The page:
The iPhone Needs a Camera Button

The iPhone Needs A Camera Button – Greg Morris

Apple place a ridiculous amount of priority on the iPhone camera. Constantly improving the quality of the shots, and plowing money into #shotoniphone advertising. Yet they don’t seem to care about getting to the camera as quickly as possible. Teaching people how to shoot the best pictures is one thing, but the easy capture of important moments is much more important to the every day user.

I love this idea from Greg. I once attended an iPhone Street Photography workshop and I commented to the host that I found the iPhone camera to be more accessible and less accessible than my stand alone camera.
I can quickly pull my phone out of my pocket and be ready to shoot in a matter of seconds. But you can’t walk around all day with the screen on or you’ll have no battery.
Instead if I have my standalone camera out, I can flick a switch and pull the trigger in a second or two. (If it’s in my bag then it takes much longer).

His solution was external batteries, lots and lots of external batteries.

A dedicated camera button would not only help gain access to the camera quicker, but make it a better shooting experience too. You could follow camera focusing systems and have a half press lock the exposure and focus.

But let’s be honest, Apple wants a metal slab with no buttons and no ports so I don’t see it as being likely.

iMessage on Android ->

iMessage on Android

Apple should provide a stripped down version of iMessage on Android, akin to the version on Mac, and let the extra features sell themselves. I believe the ability to join in with a group chat but not all of the Animoji fun and FaceTime calls would actually push more users to adopt an iPhone next time they are upgrading.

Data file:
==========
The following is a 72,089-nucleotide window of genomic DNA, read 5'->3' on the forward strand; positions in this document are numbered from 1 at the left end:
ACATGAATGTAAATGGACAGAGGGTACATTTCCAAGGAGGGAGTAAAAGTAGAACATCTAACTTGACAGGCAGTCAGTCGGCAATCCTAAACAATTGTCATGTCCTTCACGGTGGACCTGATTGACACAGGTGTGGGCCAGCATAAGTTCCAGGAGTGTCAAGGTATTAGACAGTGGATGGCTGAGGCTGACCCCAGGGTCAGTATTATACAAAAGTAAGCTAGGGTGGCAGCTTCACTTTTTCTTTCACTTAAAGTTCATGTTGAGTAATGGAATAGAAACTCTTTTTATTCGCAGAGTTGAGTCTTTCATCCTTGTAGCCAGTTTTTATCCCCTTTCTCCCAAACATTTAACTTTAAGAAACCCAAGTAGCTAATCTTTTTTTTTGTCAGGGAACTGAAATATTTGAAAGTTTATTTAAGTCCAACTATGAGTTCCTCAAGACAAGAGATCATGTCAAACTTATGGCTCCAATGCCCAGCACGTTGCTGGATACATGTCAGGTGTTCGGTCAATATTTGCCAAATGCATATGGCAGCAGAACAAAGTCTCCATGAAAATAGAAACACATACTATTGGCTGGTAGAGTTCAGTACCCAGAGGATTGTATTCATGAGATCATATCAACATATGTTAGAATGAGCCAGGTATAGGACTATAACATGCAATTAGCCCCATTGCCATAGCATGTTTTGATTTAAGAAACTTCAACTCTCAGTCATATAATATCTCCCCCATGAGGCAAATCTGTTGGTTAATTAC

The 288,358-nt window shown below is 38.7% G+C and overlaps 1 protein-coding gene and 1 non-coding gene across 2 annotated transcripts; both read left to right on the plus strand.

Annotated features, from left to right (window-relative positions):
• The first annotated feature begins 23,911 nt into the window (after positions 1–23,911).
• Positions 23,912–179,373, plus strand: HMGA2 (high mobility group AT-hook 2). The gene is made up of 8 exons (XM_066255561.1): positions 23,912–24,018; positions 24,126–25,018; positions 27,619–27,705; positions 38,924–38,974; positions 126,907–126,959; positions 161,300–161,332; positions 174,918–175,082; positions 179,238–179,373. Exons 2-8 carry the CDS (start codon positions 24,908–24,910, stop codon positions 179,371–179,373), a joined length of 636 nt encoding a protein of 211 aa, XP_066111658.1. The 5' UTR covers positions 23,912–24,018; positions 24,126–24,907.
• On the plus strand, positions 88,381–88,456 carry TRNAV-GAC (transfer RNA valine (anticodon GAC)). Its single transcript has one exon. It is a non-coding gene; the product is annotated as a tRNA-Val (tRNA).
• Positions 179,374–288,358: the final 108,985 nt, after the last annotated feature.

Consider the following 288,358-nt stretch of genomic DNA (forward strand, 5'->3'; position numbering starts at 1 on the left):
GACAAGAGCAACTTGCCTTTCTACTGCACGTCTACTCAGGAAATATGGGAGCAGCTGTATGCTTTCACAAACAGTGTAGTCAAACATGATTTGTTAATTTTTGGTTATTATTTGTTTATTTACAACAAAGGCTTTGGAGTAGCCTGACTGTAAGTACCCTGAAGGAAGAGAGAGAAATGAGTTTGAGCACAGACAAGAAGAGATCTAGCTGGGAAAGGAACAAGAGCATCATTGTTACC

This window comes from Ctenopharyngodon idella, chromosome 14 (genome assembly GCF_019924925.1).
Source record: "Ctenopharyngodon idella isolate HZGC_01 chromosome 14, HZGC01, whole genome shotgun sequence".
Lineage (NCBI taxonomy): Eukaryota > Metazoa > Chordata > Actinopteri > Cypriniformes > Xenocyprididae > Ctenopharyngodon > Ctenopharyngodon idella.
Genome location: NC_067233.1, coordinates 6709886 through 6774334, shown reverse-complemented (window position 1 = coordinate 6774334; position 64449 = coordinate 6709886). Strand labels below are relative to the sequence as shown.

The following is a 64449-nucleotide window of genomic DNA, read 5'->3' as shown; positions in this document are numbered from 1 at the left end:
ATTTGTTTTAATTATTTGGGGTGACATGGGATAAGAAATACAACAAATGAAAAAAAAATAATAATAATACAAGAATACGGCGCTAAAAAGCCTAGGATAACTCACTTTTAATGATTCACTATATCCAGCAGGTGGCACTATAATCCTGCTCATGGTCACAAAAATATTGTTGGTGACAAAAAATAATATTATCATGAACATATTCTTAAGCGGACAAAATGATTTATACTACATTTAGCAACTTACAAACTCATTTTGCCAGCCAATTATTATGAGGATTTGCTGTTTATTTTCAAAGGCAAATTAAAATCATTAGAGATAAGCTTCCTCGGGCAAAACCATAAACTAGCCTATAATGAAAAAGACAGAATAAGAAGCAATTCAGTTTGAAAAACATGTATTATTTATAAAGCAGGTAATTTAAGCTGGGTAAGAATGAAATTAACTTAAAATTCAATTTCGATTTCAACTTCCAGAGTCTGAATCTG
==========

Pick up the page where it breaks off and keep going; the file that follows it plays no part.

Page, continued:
• Greg Morris

Normally when you hear people describe iMessenge on Android, it is an all or nothing affair. But Greg makes an interesting half way case. A stripped down version. Kind of like a freemium app.

The only issue I can see is that classic freemium question. “How much do we have to include in the lite version, and how little can we get away with including in the free version.” Make a free version that’s too good and why would anyone switch, make one not good enough and why would anyone use it.

Greg makes the case that security and encryption is enough, but there’s signal and that’s not enough for most people. Perhaps iMessage also has a critical mass in the US, but not in Poland or the UK.

I use it with my wife and my dad who have iOS devices. My sister-in-law has one but we use WhatsApp, my best friend has an iOS device but we’re still using WhatsApp as well.

I would love to get off WhatsApp but it’s got the user base and inertia from time of use.

Having said all that I think Greg’s hypothesis is probably correct. Giving android users “a cup of water in hell” of iMessage would lead to more users coming over. Imagine everyone else sending memoji and stickers and you can just type LoL.